The overall process is straightforward, but may take more planning than most companies plan for. To improve quality overall is not simply developing a plan and putting into action. It requires assessing where you are and identifying where you would like to be. In the midst of that process, organizations and managers will need to evaluate and reevaluate to determine if they are meeting their goals, and if not, what changes need to be made.
Research has proven that total quality management has the ability to improve work settings and improve employee satisfaction, and therefore ultimately improve customer satisfaction and the bottom line. Organizations want quality improvement, however the improvement paradox creates a situation that may not be affordable. If improvement is desired, to what extent are companies willing to accept the unanticipated results? What extra resources are available to deal with changes as they arise?
This plan, created to deal with the crises that occur during a quality improvement process, provide an excellent plan for organizations to deal with the changes as they occur. Further, they provide warning for those issues that were not anticipated. Pushing people harder generates immediate, visible returns, but subtle, long-range problems. Changing the organizational processes to help people work smarter, however, can actually cause productivity to fall in the short term. So managers take the safe route and focus on people, usually pressuring for more results and less cost.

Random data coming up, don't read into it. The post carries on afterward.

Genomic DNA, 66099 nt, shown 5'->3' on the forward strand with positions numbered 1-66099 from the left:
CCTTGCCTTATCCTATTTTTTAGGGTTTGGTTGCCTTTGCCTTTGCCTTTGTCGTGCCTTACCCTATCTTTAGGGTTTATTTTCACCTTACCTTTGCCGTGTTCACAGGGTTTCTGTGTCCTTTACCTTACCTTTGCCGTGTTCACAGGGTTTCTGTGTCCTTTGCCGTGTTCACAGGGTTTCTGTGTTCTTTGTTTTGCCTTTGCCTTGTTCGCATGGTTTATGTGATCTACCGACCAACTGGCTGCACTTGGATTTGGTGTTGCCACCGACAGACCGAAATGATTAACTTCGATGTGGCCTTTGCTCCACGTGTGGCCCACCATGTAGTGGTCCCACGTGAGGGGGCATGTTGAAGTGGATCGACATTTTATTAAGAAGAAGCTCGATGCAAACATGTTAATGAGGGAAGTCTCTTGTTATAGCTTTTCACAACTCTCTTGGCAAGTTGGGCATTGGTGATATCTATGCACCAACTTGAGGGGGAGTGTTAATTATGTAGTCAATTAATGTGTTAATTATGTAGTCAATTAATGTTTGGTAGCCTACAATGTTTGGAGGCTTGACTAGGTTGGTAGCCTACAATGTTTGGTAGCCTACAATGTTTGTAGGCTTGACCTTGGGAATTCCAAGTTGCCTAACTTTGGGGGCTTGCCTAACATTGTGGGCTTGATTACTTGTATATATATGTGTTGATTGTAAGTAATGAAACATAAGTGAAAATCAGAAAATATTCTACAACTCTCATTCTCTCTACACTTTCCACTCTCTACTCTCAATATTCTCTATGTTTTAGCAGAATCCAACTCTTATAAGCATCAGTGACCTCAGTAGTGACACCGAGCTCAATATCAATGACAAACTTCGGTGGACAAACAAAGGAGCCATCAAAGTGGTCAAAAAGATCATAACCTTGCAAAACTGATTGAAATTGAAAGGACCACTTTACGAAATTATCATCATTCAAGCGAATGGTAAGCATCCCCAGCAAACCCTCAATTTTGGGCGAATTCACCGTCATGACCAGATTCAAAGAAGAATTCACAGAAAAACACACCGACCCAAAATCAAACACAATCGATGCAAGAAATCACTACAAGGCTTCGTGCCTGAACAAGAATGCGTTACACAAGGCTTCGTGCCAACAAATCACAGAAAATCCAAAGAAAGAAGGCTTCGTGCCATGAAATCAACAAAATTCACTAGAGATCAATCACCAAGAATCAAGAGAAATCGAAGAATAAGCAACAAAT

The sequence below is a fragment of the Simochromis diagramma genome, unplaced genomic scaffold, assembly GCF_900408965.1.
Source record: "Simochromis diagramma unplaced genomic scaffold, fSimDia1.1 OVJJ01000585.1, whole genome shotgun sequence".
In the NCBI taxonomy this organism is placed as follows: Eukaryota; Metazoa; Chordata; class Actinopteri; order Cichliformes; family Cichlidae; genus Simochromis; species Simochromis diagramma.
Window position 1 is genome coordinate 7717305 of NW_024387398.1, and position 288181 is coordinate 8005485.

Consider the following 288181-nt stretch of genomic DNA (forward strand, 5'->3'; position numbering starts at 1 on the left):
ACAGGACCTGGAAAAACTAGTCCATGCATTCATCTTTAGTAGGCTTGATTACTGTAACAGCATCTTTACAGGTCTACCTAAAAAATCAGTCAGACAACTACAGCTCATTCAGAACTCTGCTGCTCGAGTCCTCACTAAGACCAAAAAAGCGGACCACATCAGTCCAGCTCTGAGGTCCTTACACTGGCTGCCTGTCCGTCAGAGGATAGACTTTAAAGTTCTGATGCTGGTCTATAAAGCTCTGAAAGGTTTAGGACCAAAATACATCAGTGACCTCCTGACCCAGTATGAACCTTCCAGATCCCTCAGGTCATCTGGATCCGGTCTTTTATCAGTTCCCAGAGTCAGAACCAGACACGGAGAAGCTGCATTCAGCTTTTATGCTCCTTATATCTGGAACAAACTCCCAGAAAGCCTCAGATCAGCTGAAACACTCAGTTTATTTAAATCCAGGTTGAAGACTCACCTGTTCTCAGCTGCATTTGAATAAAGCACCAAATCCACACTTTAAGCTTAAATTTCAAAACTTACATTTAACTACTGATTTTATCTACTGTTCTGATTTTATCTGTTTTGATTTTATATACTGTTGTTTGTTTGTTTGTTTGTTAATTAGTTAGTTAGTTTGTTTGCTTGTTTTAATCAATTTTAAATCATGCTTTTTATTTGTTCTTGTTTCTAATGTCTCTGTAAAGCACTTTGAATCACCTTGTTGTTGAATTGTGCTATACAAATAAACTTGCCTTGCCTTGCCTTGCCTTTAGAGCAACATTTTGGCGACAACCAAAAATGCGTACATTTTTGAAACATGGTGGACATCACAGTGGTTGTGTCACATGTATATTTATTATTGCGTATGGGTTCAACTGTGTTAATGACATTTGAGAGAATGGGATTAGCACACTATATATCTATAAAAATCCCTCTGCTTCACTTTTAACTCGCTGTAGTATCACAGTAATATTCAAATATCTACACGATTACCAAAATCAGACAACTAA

Unfortunately, most organizations cannot get past that initial boost in productivity in the work harder scenario and the initial sag in the work harder approach. But if you want permanent improvement for your sales organization, it will take an investment in process. There are ways to minimize the sag in productivity, but they may require a corresponding increase in resources assigned at the start. But it can be worth it¦the vicious cycle of the work harder approach becomes a virtuous cycle where productivity continues at a high level, and profitability climbs dramatically.
Keating, E., Oliva, R., Nelson, P., Rockart, S., Sterman, J. 1999. Overcoming the Improvement Paradox. European Management Journal. As found http://www.isixsigma.com/offsite.asp?A=Fr&Url=http://web.mit.edu/jsterman/www/EMJPaper.pdf